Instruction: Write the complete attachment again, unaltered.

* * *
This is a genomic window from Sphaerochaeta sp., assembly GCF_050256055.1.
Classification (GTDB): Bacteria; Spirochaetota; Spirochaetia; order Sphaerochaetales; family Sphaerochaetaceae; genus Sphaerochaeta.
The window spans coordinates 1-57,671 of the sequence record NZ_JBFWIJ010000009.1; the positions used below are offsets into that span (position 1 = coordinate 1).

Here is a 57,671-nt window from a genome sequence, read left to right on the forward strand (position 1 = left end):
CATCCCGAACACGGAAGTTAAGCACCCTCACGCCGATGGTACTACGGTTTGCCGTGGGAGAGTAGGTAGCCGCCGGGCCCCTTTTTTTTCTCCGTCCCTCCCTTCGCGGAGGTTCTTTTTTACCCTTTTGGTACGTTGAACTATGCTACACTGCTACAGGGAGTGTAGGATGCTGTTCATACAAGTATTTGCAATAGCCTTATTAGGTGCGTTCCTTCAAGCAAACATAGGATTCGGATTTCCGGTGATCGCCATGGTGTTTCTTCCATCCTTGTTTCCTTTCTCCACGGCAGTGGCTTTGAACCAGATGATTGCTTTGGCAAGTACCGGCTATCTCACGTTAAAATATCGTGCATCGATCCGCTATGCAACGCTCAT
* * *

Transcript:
This is a genomic window from Sphaerochaeta sp., assembly GCF_050256055.1.
Classification (GTDB): Bacteria; Spirochaetota; Spirochaetia; order Sphaerochaetales; family Sphaerochaetaceae; genus Sphaerochaeta.
The window spans coordinates 1-57,671 of the sequence record NZ_JBFWIJ010000009.1; the positions used below are offsets into that span (position 1 = coordinate 1).

Here is a 57,671-nt window from a genome sequence, read left to right on the forward strand (position 1 = left end):
CATCCCGAACACGGAAGTTAAGCACCCTCACGCCGATGGTACTACGGTTTGCCGTGGGAGAGTAGGTAGCCGCCGGGCCCCTTTTTTTTCTCCGTCCCTCCCTTCGCGGAGGTTCTTTTTTACCCTTTTGGTACGTTGAACTATGCTACACTGCTACAGGGAGTGTAGGATGCTGTTCATACAAGTATTTGCAATAGCCTTATTAGGTGCGTTCCTTCAAGCAAACATAGGATTCGGATTTCCGGTGATCGCCATGGTGTTTCTTCCATCCTTGTTTCCTTTCTCCACGGCAGTGGCTTTGAACCAGATGATTGCTTTGGCAAGTACCGGCTATCTCACGTTAAAATATCGTGCATCGATCCGCTATGCAACGCTCAT